This video will look at a number of different storage solutions. These include software and hardware based systems. A storage solution is a system that allows more drives to be combined together for performance or redundancy reasons.
What’s in this video
The following storage solutions will be looked at in this video.
Software vs Hardware: The advantages to using hardware over a software solution.
JBOD: Just a bunch of disks. Allows different sized drives to be combined together to form the one drive.
Spanning: Allows multiple drives to be combined of different sizes.
RAID: Redundant Array of Inexpensive Disks is a system that allows multiple drives to be combined to form the one drive.
Windows Storage Spaces: This is a new system implemented in Windows Server 2012 that allows multiple drives to be combined together.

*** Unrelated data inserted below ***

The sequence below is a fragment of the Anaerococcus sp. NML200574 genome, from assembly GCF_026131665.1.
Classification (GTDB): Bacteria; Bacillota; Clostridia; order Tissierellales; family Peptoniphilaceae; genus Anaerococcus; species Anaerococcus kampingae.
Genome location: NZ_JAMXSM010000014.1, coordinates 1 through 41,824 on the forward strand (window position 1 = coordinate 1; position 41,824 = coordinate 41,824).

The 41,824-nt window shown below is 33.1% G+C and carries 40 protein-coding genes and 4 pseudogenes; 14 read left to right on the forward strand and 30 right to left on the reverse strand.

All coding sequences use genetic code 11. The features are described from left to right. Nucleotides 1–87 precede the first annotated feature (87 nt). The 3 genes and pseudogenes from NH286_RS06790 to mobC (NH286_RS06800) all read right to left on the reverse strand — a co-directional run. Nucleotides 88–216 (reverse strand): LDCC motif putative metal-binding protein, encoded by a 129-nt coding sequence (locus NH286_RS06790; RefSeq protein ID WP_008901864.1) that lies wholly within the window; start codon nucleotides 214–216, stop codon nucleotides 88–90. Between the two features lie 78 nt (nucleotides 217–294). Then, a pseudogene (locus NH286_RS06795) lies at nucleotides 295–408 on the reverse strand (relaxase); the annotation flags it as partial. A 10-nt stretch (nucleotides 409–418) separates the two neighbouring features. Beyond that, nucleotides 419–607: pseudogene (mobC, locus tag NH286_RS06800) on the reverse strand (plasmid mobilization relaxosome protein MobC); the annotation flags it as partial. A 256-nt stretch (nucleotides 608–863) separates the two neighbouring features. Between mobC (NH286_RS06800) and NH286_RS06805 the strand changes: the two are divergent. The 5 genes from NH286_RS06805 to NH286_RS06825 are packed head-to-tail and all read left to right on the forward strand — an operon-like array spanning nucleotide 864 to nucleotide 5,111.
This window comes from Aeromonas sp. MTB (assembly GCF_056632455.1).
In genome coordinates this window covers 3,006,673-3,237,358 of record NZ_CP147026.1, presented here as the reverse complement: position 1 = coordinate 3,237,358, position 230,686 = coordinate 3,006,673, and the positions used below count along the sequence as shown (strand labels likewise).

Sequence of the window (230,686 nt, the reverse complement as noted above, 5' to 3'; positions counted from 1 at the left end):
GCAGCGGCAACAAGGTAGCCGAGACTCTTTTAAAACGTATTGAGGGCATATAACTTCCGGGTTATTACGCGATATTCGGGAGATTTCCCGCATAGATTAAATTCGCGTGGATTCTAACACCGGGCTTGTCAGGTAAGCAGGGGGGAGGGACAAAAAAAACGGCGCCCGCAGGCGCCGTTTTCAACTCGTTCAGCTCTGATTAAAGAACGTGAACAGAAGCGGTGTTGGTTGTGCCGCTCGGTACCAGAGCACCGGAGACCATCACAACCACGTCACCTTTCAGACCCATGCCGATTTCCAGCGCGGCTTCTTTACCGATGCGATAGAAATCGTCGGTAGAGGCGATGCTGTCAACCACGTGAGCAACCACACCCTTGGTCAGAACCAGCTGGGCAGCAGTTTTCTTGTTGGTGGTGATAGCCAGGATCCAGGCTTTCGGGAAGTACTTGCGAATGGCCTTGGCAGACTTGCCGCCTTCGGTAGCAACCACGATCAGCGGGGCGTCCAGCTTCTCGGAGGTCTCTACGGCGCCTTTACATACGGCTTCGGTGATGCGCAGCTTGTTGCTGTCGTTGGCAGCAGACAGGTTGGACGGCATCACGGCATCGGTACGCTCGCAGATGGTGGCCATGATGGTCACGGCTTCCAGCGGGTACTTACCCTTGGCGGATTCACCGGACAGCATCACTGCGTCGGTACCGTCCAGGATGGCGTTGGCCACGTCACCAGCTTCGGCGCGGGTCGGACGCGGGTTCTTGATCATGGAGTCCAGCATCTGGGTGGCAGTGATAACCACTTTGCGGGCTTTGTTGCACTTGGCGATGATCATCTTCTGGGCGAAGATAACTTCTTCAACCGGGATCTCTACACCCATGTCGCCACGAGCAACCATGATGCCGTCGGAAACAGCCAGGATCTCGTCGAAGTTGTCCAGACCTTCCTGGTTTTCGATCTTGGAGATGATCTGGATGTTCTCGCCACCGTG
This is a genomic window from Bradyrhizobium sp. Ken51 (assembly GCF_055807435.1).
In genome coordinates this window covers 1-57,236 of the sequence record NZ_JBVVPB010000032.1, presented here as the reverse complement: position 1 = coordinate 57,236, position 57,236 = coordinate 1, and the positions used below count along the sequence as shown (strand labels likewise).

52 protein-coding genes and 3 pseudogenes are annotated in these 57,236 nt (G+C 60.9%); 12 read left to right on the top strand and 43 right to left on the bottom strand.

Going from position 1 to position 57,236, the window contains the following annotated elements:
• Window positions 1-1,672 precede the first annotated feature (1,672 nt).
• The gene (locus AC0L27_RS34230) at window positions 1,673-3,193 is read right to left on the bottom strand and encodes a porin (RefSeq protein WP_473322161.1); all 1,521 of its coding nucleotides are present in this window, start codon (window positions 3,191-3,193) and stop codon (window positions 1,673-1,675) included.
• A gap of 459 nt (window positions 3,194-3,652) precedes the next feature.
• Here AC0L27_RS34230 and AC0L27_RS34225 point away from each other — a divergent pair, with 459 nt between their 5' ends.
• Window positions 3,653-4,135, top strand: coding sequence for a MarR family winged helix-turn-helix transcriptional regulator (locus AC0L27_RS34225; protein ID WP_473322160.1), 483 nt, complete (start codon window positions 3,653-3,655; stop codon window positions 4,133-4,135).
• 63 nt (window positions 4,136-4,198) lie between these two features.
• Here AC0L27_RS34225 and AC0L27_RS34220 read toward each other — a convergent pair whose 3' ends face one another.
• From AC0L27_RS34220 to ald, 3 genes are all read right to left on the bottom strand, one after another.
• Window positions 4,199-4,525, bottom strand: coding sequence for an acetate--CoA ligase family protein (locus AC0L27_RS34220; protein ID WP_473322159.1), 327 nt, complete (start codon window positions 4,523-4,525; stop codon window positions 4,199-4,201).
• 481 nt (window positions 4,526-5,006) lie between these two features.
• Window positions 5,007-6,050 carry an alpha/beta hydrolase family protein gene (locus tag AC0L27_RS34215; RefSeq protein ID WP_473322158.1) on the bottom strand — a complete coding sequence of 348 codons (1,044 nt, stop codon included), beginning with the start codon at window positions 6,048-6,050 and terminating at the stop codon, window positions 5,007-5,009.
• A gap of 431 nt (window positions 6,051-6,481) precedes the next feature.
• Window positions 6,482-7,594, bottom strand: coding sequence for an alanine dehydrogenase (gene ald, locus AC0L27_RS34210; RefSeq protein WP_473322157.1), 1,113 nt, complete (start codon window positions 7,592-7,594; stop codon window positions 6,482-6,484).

Logical Volume Manager: Is an alternative storage system used by operating systems like Linux.
Software vs Hardware
Hardware based systems typically cost more than a software solution as software solutions usually come with the operating system free of charge. A lot of motherboards now come with free hardware based solutions. You will find that if you purchase a server this may come with some hardware based solutions. Some servers may require additional hardware in the server or a higher model may need to be purchased to gain access to some hardware based solutions. The biggest advantage of a hardware solutions is that the operating system sees the drive as a single physical drive. This means the operating system can be booted from this drive. Some software based solutions do not support booting of the operating system. Software solutions may also support some additional features not supported by hardware. For example a software based solutions may allow for multiple files containing the same data to use the same physical space on the drive. Enterprise hardware solutions will often offer additional features as well but do cost more. For example, enterprise hardware solutions will have a web interface allowing access to additional features.